The adolescent use of tobacco and alcohol could be linked to future misuse of opioids according to medical professional Bill Lee.
Cornerstone of Recovery interventionist Bill Lee said, every addict begins their use in nearly the same way, primarily with adolescent use of alcohol and tobacco. “Opioid misuse is not something that people traditionally use in a vacuum, there is usually some kind of using history to that.”
Opioids are drugs that are synthetically produced to have similar effects to opiates that are derived directly from the poppy plant.
Lee stated, “The vast majority of people start with substances other than opioids, and as they progress through the addiction progress their peer group starts to change…with other people comes other chemical availability.”
Young adults can be introduced to opioids medically following surgeries, according to Lee. If the same people who are introduced to these prescriptions have a history of addiction, their use of prescription opioids could get out of control.
Lee stated that the illness of addiction isn’t really about the drug, but about the brain.
Addicts think differently, even when they aren’t using. Opioid misuse causes the brain to create more opiate receptors than a non-user has, which causes the user to have to use more of the substance to plug extra receptors.
Lee explained, “Prescription opioids on the street are getting incredibly expensive, with one opioid pill costing upwards of forty to fifty dollars. Somebody can get one bag of heroin for ten dollars, causing an attraction to heroin.”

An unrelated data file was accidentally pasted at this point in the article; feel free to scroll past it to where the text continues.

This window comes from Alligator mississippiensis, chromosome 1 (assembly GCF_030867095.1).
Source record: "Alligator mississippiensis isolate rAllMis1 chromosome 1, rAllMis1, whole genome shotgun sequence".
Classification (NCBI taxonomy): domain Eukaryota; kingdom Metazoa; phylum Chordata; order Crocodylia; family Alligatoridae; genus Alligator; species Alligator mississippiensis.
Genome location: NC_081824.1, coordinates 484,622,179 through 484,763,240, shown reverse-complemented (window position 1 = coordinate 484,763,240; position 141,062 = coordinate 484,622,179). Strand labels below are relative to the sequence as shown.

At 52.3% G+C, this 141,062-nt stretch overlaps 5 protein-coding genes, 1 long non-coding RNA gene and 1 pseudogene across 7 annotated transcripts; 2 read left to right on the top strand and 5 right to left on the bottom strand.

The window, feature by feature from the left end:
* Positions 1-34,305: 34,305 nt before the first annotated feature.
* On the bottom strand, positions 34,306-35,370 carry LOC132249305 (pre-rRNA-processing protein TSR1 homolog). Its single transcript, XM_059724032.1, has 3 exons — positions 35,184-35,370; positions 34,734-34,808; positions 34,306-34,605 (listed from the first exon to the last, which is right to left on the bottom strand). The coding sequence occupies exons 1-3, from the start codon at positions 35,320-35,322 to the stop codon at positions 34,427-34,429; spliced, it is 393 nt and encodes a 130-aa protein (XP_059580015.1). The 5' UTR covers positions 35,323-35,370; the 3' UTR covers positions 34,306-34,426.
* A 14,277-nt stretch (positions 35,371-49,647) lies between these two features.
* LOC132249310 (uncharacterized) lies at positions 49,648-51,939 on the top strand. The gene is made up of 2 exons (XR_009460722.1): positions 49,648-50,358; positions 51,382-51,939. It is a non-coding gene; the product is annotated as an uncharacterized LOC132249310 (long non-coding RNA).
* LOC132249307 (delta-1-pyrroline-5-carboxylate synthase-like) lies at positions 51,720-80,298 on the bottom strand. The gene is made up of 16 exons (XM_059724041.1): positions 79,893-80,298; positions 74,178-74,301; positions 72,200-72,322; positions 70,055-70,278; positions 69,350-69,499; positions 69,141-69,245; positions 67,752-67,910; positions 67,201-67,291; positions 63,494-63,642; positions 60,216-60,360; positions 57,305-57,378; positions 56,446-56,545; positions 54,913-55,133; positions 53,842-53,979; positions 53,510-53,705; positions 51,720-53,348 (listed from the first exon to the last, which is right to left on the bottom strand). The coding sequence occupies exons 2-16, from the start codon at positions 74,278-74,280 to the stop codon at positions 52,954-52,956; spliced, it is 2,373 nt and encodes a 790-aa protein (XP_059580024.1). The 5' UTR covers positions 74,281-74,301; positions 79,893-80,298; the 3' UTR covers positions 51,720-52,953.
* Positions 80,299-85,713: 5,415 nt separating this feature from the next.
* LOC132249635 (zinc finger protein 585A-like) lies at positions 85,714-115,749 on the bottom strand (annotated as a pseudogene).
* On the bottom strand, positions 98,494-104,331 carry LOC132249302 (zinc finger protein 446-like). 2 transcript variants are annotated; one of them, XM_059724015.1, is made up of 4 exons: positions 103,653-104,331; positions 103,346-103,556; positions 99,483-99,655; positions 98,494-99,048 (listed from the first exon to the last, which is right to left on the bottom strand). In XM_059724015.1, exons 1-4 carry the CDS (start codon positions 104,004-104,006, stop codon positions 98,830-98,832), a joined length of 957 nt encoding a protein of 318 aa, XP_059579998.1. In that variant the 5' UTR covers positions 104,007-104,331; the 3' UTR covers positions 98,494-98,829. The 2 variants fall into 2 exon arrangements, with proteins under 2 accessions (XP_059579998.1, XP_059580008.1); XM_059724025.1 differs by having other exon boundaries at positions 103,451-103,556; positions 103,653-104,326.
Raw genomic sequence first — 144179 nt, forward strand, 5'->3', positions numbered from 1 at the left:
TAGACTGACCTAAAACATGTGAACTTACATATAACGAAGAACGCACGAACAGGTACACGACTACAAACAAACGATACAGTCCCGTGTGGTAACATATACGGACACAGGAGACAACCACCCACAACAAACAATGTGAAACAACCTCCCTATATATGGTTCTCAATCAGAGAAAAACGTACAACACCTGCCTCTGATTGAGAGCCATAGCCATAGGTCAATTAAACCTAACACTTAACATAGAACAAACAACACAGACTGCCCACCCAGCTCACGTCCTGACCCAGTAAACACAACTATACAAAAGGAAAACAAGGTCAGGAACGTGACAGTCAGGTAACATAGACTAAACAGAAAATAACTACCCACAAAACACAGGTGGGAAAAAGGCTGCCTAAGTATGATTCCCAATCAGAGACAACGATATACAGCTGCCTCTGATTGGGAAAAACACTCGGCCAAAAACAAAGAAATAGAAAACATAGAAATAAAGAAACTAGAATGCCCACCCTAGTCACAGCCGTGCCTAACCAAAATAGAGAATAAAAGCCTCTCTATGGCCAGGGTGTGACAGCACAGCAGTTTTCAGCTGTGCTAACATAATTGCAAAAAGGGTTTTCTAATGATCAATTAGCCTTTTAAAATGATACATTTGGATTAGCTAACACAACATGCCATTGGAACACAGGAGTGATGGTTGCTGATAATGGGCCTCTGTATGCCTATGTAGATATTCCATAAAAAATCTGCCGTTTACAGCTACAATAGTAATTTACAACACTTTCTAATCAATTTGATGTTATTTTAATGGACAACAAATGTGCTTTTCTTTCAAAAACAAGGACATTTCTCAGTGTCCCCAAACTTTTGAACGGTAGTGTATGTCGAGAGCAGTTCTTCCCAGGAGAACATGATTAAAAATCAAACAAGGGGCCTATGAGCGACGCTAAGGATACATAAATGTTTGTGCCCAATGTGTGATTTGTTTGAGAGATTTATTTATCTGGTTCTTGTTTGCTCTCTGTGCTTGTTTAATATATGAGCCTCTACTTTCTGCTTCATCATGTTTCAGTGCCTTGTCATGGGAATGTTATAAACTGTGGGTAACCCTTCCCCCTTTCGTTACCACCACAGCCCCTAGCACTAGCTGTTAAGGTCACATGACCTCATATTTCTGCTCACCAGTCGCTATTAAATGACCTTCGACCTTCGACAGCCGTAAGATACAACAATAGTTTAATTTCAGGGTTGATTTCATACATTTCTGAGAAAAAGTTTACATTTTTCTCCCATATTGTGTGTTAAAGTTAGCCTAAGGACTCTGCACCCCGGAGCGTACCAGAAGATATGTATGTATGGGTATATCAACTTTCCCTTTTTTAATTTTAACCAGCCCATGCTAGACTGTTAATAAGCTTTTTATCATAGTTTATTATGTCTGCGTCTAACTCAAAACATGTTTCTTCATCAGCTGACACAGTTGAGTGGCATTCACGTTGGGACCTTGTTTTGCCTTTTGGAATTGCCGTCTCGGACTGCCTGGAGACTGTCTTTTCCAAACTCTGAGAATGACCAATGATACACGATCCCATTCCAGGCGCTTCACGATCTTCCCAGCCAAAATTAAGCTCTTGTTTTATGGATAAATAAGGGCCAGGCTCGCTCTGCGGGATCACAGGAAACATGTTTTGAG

According to Lee, a medication called Buprenorphine exists to help opioid and opiate addicts detox, but insurance companies won’t pay for the medication because the opioid and opiate detox process isn’t lethal.
Advisor of UT’s Rocky Top Recovery group Rebecca Juarez said “… Opioids act as a central nervous system depressant, which can cause slurred speech as a result of the slowing of communication between the central nervous system and the exterior parts of the body.”
According to Juarez, street heroin has a similar structure to prescription opioids, which causes overdoses to look similar for these two substance groups. “Opiates are substances that are derived from the opium plant, so those are things like heroin…Opioids are synthetic, so they are developed to chemically appear like an opiate.”
Pellissippi student Brandon King said that the use of opioids is more prevalent in the college setting because of the introduction to a more diverse group of people who come from different backgrounds.
According to King, it is popular for young adults to mix opioids with alcohol. “If someone is already drunk and someone begins to pass around pills, a person can use being drunk as an easily justifiable excuse to take the pill.”
King also stated, “A patient seeking treatment for pain can walk into almost any clinic and receive medication for said pain… I went and had minor surgery on my leg where I did not need pain pills for recovery, but the doctor went on to order a large prescription of painkillers. Doctors should be held accountable for doing this.”